While it may sound unusual to hear prominent blacks employ the rhetoric of white conservatives, the two groups tug on parallel fears. In Farmers Branch, where white city council members passed legislation designed to restrict illegal immigrants from renting apartments and finding jobs, Hispanics have become the new blacks. They're viewed as a sign of unwelcome change, a harbinger of big-city problems, even as crime statistics and real estate values suggest that illegal immigrants have not had an impact on the city's quality of life.

At DISD, however, Hispanics aren't the new blacks. They're the new whites, at least in the sense that they're starting to take advantage of their strength in numbers to make the rules. Hispanics make up 62.5 percent of the school district's student population, a percentage that's sharply up from a decade ago and is only expected to increase. They also make up one-third of the trustees and over the last year have formed winning coalitions with the three Anglos on the board. Together, this Hispanic-Anglo alliance has given more power to the Latino superintendent while pushing for a business- and ethics-minded agenda, often over the angry protests of their black colleagues.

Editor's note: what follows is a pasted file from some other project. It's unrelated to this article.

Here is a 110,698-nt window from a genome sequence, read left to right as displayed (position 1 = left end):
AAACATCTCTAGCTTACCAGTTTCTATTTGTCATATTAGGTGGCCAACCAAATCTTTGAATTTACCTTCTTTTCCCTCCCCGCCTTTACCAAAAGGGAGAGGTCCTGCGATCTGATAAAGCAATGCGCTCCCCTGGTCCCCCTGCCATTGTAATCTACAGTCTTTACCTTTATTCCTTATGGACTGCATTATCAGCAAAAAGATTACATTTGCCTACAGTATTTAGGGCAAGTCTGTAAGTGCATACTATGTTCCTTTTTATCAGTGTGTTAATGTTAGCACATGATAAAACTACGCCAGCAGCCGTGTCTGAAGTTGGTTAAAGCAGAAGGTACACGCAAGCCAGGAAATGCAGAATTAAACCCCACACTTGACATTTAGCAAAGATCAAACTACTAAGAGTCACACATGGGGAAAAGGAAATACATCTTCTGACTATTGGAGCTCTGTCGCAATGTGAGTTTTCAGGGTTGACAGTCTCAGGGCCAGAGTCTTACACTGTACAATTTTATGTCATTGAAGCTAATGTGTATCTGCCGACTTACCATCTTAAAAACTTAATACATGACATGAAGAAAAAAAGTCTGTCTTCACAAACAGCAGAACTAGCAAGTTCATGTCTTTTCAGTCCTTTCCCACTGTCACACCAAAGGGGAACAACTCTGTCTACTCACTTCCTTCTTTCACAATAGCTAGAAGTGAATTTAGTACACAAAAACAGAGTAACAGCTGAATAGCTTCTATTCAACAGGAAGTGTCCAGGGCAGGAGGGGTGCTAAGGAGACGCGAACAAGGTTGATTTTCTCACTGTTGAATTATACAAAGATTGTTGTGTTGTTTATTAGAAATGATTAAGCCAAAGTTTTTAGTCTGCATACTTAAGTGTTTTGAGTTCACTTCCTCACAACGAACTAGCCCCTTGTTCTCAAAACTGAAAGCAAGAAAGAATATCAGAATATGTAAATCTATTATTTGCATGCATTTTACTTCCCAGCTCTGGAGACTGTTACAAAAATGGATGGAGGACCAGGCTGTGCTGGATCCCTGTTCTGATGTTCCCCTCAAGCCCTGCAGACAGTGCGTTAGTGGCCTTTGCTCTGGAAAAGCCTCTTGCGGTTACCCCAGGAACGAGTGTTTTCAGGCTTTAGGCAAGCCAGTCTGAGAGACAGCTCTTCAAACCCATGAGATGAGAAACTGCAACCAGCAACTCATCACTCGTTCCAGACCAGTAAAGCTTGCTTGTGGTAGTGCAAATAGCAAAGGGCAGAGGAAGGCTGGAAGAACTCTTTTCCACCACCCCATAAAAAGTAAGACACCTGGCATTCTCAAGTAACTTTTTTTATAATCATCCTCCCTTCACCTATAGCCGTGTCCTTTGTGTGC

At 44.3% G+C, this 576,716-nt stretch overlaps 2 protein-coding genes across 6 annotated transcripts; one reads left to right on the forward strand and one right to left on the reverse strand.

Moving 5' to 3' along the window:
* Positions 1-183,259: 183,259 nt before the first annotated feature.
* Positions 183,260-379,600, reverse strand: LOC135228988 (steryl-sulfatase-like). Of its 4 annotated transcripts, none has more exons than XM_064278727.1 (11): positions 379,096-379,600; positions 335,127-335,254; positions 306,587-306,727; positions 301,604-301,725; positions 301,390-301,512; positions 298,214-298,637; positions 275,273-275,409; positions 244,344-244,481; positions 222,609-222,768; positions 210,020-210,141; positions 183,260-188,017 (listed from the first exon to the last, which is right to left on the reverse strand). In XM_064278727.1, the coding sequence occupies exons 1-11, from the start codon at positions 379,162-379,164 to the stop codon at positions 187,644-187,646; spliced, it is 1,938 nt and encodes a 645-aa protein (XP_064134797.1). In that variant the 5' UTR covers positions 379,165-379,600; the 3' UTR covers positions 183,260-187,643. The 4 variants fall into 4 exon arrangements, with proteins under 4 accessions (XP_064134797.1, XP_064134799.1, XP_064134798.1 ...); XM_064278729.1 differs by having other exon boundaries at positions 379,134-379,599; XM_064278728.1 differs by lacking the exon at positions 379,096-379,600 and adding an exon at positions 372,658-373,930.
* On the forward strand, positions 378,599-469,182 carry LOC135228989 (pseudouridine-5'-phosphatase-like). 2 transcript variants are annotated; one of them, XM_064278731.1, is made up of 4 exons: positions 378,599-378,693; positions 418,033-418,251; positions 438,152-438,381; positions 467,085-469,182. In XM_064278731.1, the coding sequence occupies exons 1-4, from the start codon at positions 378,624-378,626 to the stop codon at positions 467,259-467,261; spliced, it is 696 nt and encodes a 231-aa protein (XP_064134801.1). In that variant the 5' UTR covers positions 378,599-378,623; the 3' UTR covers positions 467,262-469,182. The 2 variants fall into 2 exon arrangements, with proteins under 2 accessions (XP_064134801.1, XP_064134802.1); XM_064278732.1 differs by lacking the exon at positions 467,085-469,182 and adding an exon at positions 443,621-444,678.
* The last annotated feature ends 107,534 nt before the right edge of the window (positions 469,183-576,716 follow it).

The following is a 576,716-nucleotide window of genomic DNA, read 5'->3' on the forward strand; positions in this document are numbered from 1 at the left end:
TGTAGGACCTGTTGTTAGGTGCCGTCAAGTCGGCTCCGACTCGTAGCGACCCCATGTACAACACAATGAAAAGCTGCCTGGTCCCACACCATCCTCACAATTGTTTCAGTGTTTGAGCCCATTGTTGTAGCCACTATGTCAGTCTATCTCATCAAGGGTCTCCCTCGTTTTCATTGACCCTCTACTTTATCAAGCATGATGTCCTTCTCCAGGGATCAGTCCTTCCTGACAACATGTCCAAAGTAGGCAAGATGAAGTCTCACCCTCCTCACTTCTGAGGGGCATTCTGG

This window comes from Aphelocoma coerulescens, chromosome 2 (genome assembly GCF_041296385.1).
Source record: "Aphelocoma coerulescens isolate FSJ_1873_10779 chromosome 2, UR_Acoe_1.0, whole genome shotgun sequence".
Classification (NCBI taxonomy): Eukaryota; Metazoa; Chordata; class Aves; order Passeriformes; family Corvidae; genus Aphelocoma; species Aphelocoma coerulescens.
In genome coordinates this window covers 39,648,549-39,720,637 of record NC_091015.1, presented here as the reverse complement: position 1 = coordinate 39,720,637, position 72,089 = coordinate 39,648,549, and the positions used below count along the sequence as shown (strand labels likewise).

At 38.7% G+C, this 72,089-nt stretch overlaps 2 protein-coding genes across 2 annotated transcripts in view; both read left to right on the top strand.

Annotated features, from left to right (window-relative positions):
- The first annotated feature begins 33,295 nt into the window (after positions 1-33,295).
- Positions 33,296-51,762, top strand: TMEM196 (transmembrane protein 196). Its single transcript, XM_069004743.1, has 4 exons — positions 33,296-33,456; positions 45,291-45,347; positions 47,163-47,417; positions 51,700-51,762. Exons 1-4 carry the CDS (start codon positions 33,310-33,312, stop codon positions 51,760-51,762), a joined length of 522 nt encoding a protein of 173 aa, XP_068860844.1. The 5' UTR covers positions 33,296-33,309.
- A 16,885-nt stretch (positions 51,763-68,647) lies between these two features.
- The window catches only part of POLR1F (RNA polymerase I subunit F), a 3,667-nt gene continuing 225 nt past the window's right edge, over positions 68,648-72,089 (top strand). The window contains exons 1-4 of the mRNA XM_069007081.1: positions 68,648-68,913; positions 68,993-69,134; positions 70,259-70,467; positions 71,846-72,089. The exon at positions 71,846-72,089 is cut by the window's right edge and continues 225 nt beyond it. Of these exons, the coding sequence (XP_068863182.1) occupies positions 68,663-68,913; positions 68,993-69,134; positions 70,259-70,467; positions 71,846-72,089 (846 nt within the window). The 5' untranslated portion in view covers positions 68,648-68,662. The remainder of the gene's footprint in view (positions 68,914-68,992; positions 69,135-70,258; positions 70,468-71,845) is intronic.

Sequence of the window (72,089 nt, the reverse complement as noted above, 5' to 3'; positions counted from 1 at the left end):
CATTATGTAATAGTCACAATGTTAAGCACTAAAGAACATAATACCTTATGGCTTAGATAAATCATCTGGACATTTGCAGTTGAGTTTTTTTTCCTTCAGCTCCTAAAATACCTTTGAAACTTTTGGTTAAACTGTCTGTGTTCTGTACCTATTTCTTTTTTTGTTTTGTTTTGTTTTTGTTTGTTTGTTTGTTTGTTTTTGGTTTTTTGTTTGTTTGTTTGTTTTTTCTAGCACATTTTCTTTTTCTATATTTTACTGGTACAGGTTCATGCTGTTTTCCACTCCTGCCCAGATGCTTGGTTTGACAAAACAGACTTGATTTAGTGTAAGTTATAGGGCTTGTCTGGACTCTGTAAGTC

While disputes over policy are nothing new, few issues in DISD have galvanized blacks like May's proposition. This is something that hit close to home. Mainly, black opponents to the bilingual policy believe it will cost them high-paying administrative jobs, which until recently had been reserved for them as a part of a federal desegregation lawsuit.

"There were a lot of African-American administrators who were dissatisfied with this policy; there were a lot of African-American teachers who felt like this was wrong," says Lee Alcorn, who served as the president of the NAACP Dallas Chapter from 1994 to 1999. "This just seemed totally unfair in the African-American community, and that's why there was such mobilization in the African-American community."